Last year, I didn't make any New Year's resolutions. Frankly, I was tired of pushing myself so hard, and I thought: hey, how about I just try my best this year? It felt like a gentle enough goal given that I had just started a new job and my first novel was about to be published. While I knew quite a bit about what was ahead (I'd published nonfiction before), I had very little idea about whether the outcome for this book would be good, bad or indifferent, and how I would end up feeling about it all
In the past few years, I've done an enormous amount of editing. I work as a manuscript consultant and help other writers develop their books, and I've (almost completely) rewritten two novels. Here are some of the things I've learned about the editing process:
TOP FALSE ASSUMPTIONS EDITING CLIENTS MAKE
1. An editor will "fix" your manuscript. (An editor can help you fix it.)
Registration is officially open for The Muse and the Marketplace 2020!
Join us April 3rd through the 5th for our annual literary conference which educates aspiring and emerging writers on the craft of fiction and nonfiction, prepares them for the ever-changing world of publishing and promotion, and creates opportunities for meaningful networking. Read more.
Harvard Book Store
Harvard Book Store and GrubStreet welcome local author Erin Eileen Almond for a discussion of her debut novel, Witches' Dance. She will be joined in conversation by her husband, bestselling writer and GrubStreet Instructor Steve Almond. Read more.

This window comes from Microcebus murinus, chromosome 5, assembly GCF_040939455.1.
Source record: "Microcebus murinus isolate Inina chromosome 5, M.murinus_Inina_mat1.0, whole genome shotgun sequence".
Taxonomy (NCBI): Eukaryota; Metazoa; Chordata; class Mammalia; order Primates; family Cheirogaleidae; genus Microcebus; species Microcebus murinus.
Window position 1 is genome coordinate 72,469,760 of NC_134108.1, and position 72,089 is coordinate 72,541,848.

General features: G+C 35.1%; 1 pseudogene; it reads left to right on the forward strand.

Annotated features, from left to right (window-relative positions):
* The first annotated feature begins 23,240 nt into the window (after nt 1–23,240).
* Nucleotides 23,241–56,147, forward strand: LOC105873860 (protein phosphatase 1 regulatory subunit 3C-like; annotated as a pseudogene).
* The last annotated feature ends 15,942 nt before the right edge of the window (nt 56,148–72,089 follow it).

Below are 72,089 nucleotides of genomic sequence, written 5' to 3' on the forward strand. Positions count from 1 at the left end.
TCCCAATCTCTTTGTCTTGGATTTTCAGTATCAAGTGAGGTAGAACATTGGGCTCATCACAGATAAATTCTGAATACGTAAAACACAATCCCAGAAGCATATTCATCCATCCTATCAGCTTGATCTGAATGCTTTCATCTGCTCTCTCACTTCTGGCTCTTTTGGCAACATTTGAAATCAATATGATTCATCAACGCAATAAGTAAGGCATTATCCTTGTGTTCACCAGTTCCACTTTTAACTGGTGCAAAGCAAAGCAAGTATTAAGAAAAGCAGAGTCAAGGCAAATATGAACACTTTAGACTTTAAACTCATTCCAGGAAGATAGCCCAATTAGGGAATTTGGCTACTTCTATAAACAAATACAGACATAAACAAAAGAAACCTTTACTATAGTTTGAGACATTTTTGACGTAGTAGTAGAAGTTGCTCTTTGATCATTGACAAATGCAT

“The Best Part is When I'm alone in a Room and Something Magical Happens”: Erin Almond talks to Steve Almond
Read on for an interview with Erin Almond, author of the debut novel Witches’ Dance, faithfully conducted by her husband, author and GrubStreet instructor Steve Almond. Steve has taught at GrubStreet since 1998, and Erin has been taking classes here since 2002.
In anticipation of Erin Almond’s book launch at Harvard Book Store on Wednesday, November 20th, the two authors talk about how to get writing done as a parent, virtuosity in art, and how to handle rejection by separating the writing and the publishing aspects of your projects.
I love my wife’s new novel. But don’t take my word for it. Ramona Ausubel calls ...